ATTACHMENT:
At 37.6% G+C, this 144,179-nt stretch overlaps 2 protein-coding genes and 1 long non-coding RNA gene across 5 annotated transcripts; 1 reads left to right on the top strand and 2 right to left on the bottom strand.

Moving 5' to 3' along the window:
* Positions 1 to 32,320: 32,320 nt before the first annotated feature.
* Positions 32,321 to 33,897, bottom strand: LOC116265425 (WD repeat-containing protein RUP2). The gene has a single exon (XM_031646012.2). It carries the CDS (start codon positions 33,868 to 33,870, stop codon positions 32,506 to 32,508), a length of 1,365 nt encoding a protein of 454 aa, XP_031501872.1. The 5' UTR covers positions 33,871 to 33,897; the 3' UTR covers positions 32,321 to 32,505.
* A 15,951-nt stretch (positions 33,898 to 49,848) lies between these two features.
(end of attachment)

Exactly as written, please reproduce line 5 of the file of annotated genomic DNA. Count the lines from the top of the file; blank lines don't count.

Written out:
* A 15,951-nt stretch (positions 33,898 to 49,848) lies between these two features.